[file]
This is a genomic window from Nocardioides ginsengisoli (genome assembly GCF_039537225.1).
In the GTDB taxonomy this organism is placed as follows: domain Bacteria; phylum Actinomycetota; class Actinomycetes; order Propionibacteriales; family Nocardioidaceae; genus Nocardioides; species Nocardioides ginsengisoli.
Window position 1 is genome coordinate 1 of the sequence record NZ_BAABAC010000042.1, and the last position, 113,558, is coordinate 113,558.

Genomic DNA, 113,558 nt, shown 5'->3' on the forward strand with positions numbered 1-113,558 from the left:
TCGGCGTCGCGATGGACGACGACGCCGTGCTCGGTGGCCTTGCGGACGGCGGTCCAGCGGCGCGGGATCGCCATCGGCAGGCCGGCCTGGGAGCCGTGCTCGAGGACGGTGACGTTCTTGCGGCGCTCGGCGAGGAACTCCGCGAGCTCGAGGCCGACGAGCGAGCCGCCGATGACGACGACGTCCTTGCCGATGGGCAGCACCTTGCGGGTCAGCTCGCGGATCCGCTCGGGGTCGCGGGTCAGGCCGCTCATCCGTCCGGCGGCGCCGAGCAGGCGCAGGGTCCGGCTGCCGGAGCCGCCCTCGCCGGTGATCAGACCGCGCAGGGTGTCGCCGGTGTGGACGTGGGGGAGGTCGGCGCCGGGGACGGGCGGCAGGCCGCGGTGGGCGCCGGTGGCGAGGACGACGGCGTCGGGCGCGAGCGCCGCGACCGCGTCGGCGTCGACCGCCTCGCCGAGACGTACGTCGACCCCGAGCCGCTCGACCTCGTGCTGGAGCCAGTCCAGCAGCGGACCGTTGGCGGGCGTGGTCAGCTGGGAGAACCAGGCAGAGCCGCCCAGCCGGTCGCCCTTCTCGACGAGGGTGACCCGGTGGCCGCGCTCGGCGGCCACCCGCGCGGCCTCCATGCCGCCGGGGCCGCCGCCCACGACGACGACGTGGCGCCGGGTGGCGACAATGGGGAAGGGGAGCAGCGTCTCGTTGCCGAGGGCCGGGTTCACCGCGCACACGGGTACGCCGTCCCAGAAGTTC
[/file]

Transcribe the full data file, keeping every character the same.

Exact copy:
This is a genomic window from Nocardioides ginsengisoli (genome assembly GCF_039537225.1).
In the GTDB taxonomy this organism is placed as follows: domain Bacteria; phylum Actinomycetota; class Actinomycetes; order Propionibacteriales; family Nocardioidaceae; genus Nocardioides; species Nocardioides ginsengisoli.
Window position 1 is genome coordinate 1 of the sequence record NZ_BAABAC010000042.1, and the last position, 113,558, is coordinate 113,558.

Genomic DNA, 113,558 nt, shown 5'->3' on the forward strand with positions numbered 1-113,558 from the left:
TCGGCGTCGCGATGGACGACGACGCCGTGCTCGGTGGCCTTGCGGACGGCGGTCCAGCGGCGCGGGATCGCCATCGGCAGGCCGGCCTGGGAGCCGTGCTCGAGGACGGTGACGTTCTTGCGGCGCTCGGCGAGGAACTCCGCGAGCTCGAGGCCGACGAGCGAGCCGCCGATGACGACGACGTCCTTGCCGATGGGCAGCACCTTGCGGGTCAGCTCGCGGATCCGCTCGGGGTCGCGGGTCAGGCCGCTCATCCGTCCGGCGGCGCCGAGCAGGCGCAGGGTCCGGCTGCCGGAGCCGCCCTCGCCGGTGATCAGACCGCGCAGGGTGTCGCCGGTGTGGACGTGGGGGAGGTCGGCGCCGGGGACGGGCGGCAGGCCGCGGTGGGCGCCGGTGGCGAGGACGACGGCGTCGGGCGCGAGCGCCGCGACCGCGTCGGCGTCGACCGCCTCGCCGAGACGTACGTCGACCCCGAGCCGCTCGACCTCGTGCTGGAGCCAGTCCAGCAGCGGACCGTTGGCGGGCGTGGTCAGCTGGGAGAACCAGGCAGAGCCGCCCAGCCGGTCGCCCTTCTCGACGAGGGTGACCCGGTGGCCGCGCTCGGCGGCCACCCGCGCGGCCTCCATGCCGCCGGGGCCGCCGCCCACGACGACGACGTGGCGCCGGGTGGCGACAATGGGGAAGGGGAGCAGCGTCTCGTTGCCGAGGGCCGGGTTCACCGCGCACACGGGTACGCCGTCCCAGAAGTTC